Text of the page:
The Palestinian leadership should sign on to the US economic development plan and worry about their political status later, Hebrew University of Jerusalem Historian Gaudi Taub told FRANCE 24.
Palestinians are wrong to reject the $50 billion US blueprint to rebuild the Palestinian economy, which US Presidential advisor and son-in-law Jared Kushner said is a precondition to peace in the region, Taub said.
“This is five times more than what it took to reconstruct Japan after World War II,” he said. “If they stop sinking money into terror tunnels and corruption, they can have Singapore in Gaza.”
Taub contended that, despite what they say, the Palestinians are not truly interested in statehood. “I think they’re not completely honest about it because in our world of moral kitsch, where victimhood is moral justification for everything, I think the one asset the Palestinians are not willing to give up is their misery,” he said. “They have a leadership that is keeping them at a state of perpetual victimhood.”
In Taub’s view, the Palestinian approach isn’t practical. “If it was Zionism we would have taken the money, built stuff with it, and then tried to move on to other goals, not give it up in advance,” he said. “[Zionist pioneer David] Ben-Gurion would have taken the money and then demanded a state.”
The Republicans’ impeachment lawyer made 2 huge mistakes in questioning Gordon Sondland
Ambassador Gordon Sondland delivered complex and convoluted impeachment testimony on Wednesday about his involvement in President Donald Trump’s Ukraine scandal. He gave detailed evidence recounting the president and the rest of the administration’s involvement in his effort to get Ukraine to launch investigations of Trump’s political opponents — including by leveraging a potential White House meeting and a hold on military aid.
But he also, to the Republicans’ delight, left some ambiguity about how much Trump had been involved in the effort to leverage the aid, saying that he had “presumed” Ukraine’s announcement of the investigations would release the hold. And he noted that, in one phone call the president — as the scheme was slowly being uncovered — Trump angrily denied there was a quid pro quo.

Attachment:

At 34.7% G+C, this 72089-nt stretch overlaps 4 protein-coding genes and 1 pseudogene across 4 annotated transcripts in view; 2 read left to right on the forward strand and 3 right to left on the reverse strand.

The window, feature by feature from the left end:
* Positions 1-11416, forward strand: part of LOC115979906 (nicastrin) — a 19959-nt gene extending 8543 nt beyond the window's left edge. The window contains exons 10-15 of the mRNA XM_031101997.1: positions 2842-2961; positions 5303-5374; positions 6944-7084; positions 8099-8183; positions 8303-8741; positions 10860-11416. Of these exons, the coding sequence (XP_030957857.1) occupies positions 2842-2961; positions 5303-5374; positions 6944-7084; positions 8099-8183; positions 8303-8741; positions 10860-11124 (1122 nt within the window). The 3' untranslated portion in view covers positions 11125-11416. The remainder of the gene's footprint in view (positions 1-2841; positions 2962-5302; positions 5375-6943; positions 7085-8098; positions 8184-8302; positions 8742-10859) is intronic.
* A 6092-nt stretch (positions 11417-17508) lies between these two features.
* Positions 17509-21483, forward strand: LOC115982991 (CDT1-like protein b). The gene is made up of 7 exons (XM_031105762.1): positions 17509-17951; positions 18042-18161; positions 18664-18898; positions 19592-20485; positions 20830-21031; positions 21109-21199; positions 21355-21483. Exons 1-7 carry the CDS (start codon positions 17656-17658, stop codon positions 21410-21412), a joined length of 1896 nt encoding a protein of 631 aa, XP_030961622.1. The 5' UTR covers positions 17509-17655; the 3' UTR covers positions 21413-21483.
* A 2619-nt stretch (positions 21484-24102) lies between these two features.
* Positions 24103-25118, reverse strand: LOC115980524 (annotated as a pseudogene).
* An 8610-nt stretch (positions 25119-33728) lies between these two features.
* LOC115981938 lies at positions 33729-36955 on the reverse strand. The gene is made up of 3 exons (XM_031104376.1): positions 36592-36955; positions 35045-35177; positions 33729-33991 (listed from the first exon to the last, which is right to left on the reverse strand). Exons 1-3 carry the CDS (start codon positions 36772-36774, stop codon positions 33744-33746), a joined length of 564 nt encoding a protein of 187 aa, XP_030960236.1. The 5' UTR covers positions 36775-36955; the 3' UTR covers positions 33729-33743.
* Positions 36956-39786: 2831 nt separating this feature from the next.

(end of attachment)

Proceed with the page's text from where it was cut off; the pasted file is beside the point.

Rick Santorum smacked down for claiming Sondland testimony helped Trump
On Wednesday's edition of CNN's "Cuomo Prime Time," former Sen. Rick Santorum (R-PA) tried to argue that the testimony of E.U. Ambassador Gordon Sondland actually helped President Donald Trump — and was promptly challenged.
"I think the Democrats had a good morning. I don't think they had a good afternoon," said Santorum. "I think what when the Republicans actually started questioning Sondland about the details, I think it fell apart a little bit."
"How so?" asked Chris Cuomo.
"He said the president never said any of these things to him," said Santorum. "In fact, what the president said, he quoted what the president said is, no, there's no quid pro quo. What he says is, well, I'm surmising, this is what I'm just sort of gathering. Did anything come from the president? No, it came from Rudy Giuliani."
‘The cost of acquitting Donald Trump just went up’ for the Republicans: MSNBC’s Joy Ann Reid
MSNBC host Joy Ann Reid explained during the post-hearing wrap-up that things aren't looking good for Republican senators up for reelection in 2020.
In the wake of EU Ambassador Gordon Sondland's testimony, things are getting more difficult for Republicans faced with a vote on impeachment.
"Even if [the numbers] don't move, the problem is going to be a lot of these people have to run for re-election, letting the president off the hook when it's pretty clear what happened," Reid said. "This is pretty simple, and if I'm Cory Gardener (R-CO), I'm not feeling great."
Brian Williams noted that Rep. Will Hurd (R-TX) is one of the many Republicans "who's leaving town on a fast horse." If anyone could be pealed off by Democrats, Williams thinks it is Hurd.